Liverpool: 242 artists in 27 locations for 72 days.
Nottingham: 1000 artists in 37 locations for 10 days.
Having been lucky enough to have attended both these major art events within the last few months, I feel that there are several comparisons to be made between the two. Maybe the Liverpool Biennial would be been a completely different experience had I been a exhibiting artist as I was for the World Event Young Artists (WEYA) in Nottingham, but both depended on the viewer or participant giving a lot of time, energy and dedication to seeing the ‘whole’ thing rather than just a snippet.
I have heard first hand from the people who only managed a ‘snippet’ of both, and the story was not good. They felt that the promises made in advertisements and general hype around the event was far more than what it actually delivered. I can see how this can be true. In order to fully appreciate the Biennial or the World Event you had to be prepared to immerse yourself in the art. Don your best walking shoes; make sure you packed a waterproof coat (and sun-cream – always living in hope); camera; event leaflet/guide; and some food… after all I am talking about long days here. Oh, and for me it helped if you took a friend along for the ride. It’s always great to have conversations about what you have just seen, whether it be positive, negative or indifferent.
For the World Event Young Artists the organisers made sure the artists were in the city for the full 10 days of the festival. This certainly helped enrich our experience. There was nothing else to do except throw yourself into seeing and doing. Every morning was spent walking around the city intentionally searching for or stumbling upon venues hosting the visual art side of the event. I normally managed between 3 and 5 a day; so much depended on how close together in proximity the galleries or spaces were. In the afternoon workshops were programmed or a matinee of a performance was attended (musical/theatrical/other). The evening was spent eating with new friends made at the event and going to another performance (mainly at Lakeside Arts Centre, Nottingham Trent University or Market Square). The days certainly went quickly as they were action packed. Although we were all rather tired towards the end of the 10 days – everyone knew it was totally worth it.
Liverpool Biennial opened on the last day of WEYA, meaning sadly I couldn’t get to the Biennial launch events (instead I was at the WEYA wrap party at Nottingham Contemporary – ah-hem). I did however; make the short un-arduous journey from Manchester to Liverpool once I got home form the World Event. One day is not enough to see a Biennial that is for sure. I went back for second day of Biennialing – and I really packed it in. Unfortunately I didn’t even touch on The Independents really – only making it to one: the Fallout Factory, which is a great little space that I intend to visit again. The guys running the space were friendly and enthusiastic about what they were planning, although I couldn’t help feel at only two months old, they had a lot to contend with and lots to learn still. Fallout Factory reminded me of Surface Gallery in Nottingham – very similar size space, run voluntarily and pretty central within the city.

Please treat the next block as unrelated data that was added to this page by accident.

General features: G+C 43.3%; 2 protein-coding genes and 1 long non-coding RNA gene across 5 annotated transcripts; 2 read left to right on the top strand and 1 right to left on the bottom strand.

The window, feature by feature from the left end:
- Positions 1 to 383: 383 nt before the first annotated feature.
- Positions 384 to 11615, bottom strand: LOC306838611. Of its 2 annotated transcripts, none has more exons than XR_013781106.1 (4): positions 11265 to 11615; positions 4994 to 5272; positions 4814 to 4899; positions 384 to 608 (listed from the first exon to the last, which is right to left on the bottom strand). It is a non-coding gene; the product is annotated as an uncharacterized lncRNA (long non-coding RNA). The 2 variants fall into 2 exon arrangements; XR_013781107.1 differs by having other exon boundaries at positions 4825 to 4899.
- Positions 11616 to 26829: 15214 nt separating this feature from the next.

The use of interesting spaces and usually not accessible for the general public were used as venues in both. In Liverpool there was notably Liverpool John Moores University Copperas Hill Building (old Royal Mail sorting Office), The Cunard Building and The Munro which were exciting for me (as a nosy parker) to explore and encouraged me to think how I, as a site-specific installation artist, might make work and respond to that space. At the World Event I was charmed by Primary, an artist’s studio and gallery facility that has been transformed from an old primary school, as the name suggests. If I were a Nottingham-based artist I would crave a studio space there. It is THE most exciting space I have seen for a long time. Other studio’s were used as venues in the Biennial and World Event: The Royal Standard in Liverpool and Backlit and One Thoresby Street in Nottingham… All places where you could see there were artist communities and spaces available to make work of all scales. For these venues to be used in the two events seemed natural.
As well as studios, bigger, more established gallery spaces were taken over by participating/selected artists. Conventional gallery spaces in Liverpool such as: Tate Liverpool, Walker Art Gallery, Victoria Gallery & Museum, The Bluecoat and FACT were used (some successfully, other less so – a nod to the Bluecoat here is necessary as there Biennial exhibition was a triumph). The Tate pulled out old pieces from their permanent collection much to my disappointment, for me this wasn’t in keeping with the ethos of the Biennial – of bringing new ideas, work and artists to the city. They surely have more budget than the artist-lead spaces to curate and develop a special exhibition – yet it was the smaller galleries that were pushing themselves and introducing us into international or lesser-know artists. Bravo to them.
In Nottingham a slightly different story – every venue was taken over by WEYA artists – an eclectic mix of national and international artists with varying levels of craftsmanship, age and experience were all exhibited side-by-side. Nottingham’s best-known galleries were used, including: Bonington Gallery (where my work was), Lakeside Arts Centre (where Alana’s work was), New Art Exchange, Nottingham Castle and the Lace Market Gallery. The decision to exhibit our work in these type of venues made by the galleries and event organisers was refreshing, and allowed us as artists to be taken as seriously as other more prestigious names.